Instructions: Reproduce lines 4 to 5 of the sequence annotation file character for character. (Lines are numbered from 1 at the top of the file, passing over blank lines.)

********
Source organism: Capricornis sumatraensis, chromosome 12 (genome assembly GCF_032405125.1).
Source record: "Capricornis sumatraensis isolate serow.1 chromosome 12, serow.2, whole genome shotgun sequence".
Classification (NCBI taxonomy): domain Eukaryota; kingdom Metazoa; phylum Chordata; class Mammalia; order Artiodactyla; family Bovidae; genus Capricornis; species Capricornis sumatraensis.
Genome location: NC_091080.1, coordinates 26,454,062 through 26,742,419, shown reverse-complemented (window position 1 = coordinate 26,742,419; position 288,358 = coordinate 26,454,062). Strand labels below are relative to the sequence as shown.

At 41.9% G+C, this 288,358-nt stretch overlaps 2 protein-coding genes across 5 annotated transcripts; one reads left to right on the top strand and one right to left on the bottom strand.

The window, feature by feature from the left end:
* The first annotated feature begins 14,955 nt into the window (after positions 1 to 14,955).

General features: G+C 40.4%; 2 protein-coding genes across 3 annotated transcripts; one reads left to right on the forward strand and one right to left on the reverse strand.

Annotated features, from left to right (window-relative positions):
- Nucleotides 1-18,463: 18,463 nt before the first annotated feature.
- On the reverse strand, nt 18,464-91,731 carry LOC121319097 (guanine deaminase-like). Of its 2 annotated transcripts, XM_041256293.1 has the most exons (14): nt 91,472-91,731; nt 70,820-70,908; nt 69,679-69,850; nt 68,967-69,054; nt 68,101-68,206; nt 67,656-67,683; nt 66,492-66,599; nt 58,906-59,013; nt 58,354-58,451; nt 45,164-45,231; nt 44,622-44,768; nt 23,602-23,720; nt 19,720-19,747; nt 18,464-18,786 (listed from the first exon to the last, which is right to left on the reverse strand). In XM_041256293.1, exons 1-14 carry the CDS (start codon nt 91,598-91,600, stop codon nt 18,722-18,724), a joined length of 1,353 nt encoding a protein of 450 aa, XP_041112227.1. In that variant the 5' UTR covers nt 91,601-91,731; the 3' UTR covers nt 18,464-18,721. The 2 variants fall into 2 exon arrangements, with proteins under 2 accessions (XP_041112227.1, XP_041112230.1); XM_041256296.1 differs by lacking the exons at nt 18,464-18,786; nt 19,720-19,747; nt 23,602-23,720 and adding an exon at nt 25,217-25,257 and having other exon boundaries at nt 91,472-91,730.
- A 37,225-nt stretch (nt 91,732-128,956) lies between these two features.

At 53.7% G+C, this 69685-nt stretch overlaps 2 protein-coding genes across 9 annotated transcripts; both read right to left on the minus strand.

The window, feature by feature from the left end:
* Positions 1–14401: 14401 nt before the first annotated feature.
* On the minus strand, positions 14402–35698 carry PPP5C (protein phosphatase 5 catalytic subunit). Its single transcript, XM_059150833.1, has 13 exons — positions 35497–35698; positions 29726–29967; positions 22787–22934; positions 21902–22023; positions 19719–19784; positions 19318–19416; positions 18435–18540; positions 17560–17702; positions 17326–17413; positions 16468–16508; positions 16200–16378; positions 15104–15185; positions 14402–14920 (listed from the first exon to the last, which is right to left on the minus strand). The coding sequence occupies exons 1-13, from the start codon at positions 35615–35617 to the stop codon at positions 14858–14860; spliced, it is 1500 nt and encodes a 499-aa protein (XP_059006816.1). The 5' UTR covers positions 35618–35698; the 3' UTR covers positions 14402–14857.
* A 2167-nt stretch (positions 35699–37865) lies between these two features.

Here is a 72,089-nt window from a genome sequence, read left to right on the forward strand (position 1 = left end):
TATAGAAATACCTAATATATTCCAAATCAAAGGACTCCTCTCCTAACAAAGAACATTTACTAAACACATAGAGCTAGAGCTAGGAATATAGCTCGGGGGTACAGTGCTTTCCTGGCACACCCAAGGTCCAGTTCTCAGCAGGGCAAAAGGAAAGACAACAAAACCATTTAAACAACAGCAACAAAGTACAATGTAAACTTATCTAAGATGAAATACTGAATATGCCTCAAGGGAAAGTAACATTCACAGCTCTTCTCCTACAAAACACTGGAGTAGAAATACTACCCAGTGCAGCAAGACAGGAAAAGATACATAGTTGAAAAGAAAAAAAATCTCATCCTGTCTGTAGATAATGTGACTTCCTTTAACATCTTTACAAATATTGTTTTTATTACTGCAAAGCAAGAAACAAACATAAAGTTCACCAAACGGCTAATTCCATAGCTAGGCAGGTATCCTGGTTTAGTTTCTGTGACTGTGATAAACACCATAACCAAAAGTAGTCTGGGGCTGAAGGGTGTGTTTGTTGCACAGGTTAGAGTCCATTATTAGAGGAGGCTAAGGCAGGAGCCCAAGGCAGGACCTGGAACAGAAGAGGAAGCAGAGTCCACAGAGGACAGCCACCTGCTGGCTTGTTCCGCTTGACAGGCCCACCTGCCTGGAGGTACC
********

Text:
Genome location: NC_091080.1, coordinates 26,454,062 through 26,742,419, shown reverse-complemented (window position 1 = coordinate 26,742,419; position 288,358 = coordinate 26,454,062). Strand labels below are relative to the sequence as shown.

At 41.9% G+C, this 288,358-nt stretch overlaps 2 protein-coding genes across 5 annotated transcripts; one reads left to right on the top strand and one right to left on the bottom strand.